Blogging Insights #32

Dr Tanya has shared this quote for Blogging Insights this week and asks for our thoughts.

“The Internet destroyed most of the barriers to publication. The cost of being a publisher dropped to almost zero with two interesting immediate results: anybody can publish, and more importantly, you can publish whatever you want.”

Dick Costolo

Well, yes, this is true. The internet has made it possible for anyone with access to it to publish their thoughts and ideas. Of course, it is not totally inclusive. There are people in many parts of the world who don’t have access to the internet. What about them? Are their thoughts less valuable or interesting? Of course not.

We now have a huge quantity of information to sift through and this is both good and bad, I think. It is good for readers because from an entertainment point of view there is more choice. There are so many online journals and magazines, websites, forums and so on that whatever your field of interest you will be bound to find something to read. If you are a writer, it is a way that you can quickly and easily publish your work and make it available to many people without the trouble and expense of trying to publish a book.

Photo by Michael Burrows on

So, what is the downside to this? Quality is the biggest loser. Some of us self-edit harshly but most people, I know I am one, love their words and find it hard to throw them away. As a result, a lot of material that is published on the internet could be better than it is.

Isaac Asimov, who was a very prolific author, often used to write forewords to his stories explaining how he wrote them and got them published. Frequently he would write about a story being rejected, sometimes on multiple occasions. He would often have to rewrite a book to suit the publisher and he usually felt that he ended up with a better story in the process. Sometimes he recognised that the story was just bad and no amount of editing was going to fix it.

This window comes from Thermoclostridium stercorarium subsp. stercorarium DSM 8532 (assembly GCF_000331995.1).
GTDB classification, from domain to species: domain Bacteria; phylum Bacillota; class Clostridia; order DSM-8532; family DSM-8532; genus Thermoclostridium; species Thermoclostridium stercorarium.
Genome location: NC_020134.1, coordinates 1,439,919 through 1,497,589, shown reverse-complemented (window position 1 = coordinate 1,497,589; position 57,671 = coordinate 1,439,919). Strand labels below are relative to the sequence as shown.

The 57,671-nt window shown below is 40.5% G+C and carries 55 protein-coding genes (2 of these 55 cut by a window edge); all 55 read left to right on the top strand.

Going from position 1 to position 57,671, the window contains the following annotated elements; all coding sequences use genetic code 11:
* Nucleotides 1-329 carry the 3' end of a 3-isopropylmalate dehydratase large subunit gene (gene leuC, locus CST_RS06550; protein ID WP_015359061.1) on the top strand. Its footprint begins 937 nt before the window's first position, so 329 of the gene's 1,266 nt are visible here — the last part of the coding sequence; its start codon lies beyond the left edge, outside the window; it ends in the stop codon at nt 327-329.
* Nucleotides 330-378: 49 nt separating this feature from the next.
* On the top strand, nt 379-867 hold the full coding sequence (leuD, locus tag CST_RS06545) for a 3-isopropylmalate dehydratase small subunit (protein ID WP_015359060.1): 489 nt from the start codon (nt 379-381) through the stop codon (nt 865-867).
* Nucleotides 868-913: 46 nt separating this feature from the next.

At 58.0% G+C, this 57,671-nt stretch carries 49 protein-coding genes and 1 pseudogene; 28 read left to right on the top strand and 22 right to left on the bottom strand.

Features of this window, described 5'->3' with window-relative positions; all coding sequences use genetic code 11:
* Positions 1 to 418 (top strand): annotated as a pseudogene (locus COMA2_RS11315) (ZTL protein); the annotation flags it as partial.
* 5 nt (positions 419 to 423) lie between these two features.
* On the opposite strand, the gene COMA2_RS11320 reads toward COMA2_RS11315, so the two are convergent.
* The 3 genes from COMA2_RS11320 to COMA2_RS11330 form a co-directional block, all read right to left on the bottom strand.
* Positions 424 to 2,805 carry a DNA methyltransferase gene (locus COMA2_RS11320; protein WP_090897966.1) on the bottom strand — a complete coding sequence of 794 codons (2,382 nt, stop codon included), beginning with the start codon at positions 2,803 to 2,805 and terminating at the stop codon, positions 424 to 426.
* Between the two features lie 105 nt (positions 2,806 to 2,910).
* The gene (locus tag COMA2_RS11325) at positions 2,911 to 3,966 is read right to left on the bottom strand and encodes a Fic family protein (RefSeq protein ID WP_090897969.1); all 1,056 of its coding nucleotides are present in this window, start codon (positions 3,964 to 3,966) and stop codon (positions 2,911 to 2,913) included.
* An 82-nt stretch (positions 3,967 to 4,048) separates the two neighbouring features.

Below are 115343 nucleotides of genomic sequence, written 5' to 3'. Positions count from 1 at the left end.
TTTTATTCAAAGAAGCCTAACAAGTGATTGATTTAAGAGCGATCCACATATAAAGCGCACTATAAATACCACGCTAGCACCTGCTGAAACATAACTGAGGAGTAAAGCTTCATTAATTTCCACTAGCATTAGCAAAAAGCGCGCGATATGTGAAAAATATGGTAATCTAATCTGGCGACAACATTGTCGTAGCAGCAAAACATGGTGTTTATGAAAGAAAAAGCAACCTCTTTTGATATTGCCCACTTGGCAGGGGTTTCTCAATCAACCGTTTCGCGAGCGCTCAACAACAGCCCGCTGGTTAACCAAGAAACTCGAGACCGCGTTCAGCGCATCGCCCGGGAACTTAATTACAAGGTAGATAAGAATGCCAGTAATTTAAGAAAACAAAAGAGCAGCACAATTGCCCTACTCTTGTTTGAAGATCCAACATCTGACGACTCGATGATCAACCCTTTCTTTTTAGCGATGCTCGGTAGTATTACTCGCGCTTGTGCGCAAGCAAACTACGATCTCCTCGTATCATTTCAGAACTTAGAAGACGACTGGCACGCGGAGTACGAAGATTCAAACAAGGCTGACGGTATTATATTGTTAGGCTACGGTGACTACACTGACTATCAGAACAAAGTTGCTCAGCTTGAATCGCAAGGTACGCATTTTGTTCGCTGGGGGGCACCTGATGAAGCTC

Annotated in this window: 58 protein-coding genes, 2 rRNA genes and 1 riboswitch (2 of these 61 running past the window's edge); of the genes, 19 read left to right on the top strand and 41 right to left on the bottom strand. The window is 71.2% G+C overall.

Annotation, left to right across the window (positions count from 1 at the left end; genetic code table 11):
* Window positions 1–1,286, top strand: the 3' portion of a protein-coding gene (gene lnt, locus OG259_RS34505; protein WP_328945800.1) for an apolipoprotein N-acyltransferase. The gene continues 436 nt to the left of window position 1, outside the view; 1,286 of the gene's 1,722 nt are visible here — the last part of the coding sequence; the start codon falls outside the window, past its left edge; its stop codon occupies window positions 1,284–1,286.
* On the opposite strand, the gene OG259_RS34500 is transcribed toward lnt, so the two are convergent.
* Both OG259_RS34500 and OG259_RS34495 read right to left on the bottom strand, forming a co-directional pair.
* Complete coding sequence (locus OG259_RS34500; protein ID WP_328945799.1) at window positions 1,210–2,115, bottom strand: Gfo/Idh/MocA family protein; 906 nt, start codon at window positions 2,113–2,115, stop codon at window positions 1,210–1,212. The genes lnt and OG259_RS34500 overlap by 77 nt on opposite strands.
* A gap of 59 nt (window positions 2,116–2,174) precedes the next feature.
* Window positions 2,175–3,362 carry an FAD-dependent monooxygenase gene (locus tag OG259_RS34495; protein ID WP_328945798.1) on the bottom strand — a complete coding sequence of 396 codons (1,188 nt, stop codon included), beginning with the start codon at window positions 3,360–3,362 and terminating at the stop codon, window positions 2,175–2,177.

Most of the blogs that I read are written by people who have a good grasp of spelling and grammar, who do their research and can make their points clearly. However, that is not the case for everything you read on the internet.

Censorship is a tricky subject. I do believe that people should have the freedom to express their thoughts and ideas but what about if what they are writing is badly researched, full of errors or hatred? As many people will believe what they read without checking the facts there is more misinformation going around than ever before. There are more opportunities to incite hatred and violence when it is so easy to reach a large number of people at little or no cost.

On the whole though I do think that the internet has been a positive thing for writers. It has allowed ordinary people like me to communicate with people in a way that I would never have thought possible before. It allows like-minded citizens to find each other which can be both good and bad but, in my case, I feel it is good.



I was born in England in 1957 and lived there until our family came to Australia in 1966. I grew up in Adelaide, South Australia, where I met and married my husband, David. We came together over a mutual love of trains. Both of us worked for the railways for many years, his job was with Australian National Railways, while I spent 12 years working for the STA, later TransAdelaide the Adelaide city transit system. After leaving that job I worked in hospitality until 2008. We moved to Tasmania in 2002 to live in the beautiful Huon Valley. In 2015 David became ill and passed away in October of that year. I currently co-write two blogs on with my sister Naomi. Our doll blog "Dolls, Dolls, Dolls", and "Our Other Blog" which is about everything else but with a focus on photographs and places in Tasmania. In November 2019 I began a new life in the house that Naomi and I intend to make our retirement home at Sisters Beach in Tasmania's northwest. Currently we have five pets between us. Naomi's two dogs Toby and Teddy and cats, Tigerwoods and Panther and my cat Polly. My dog Cindy passed away aged 16 in April 2022.

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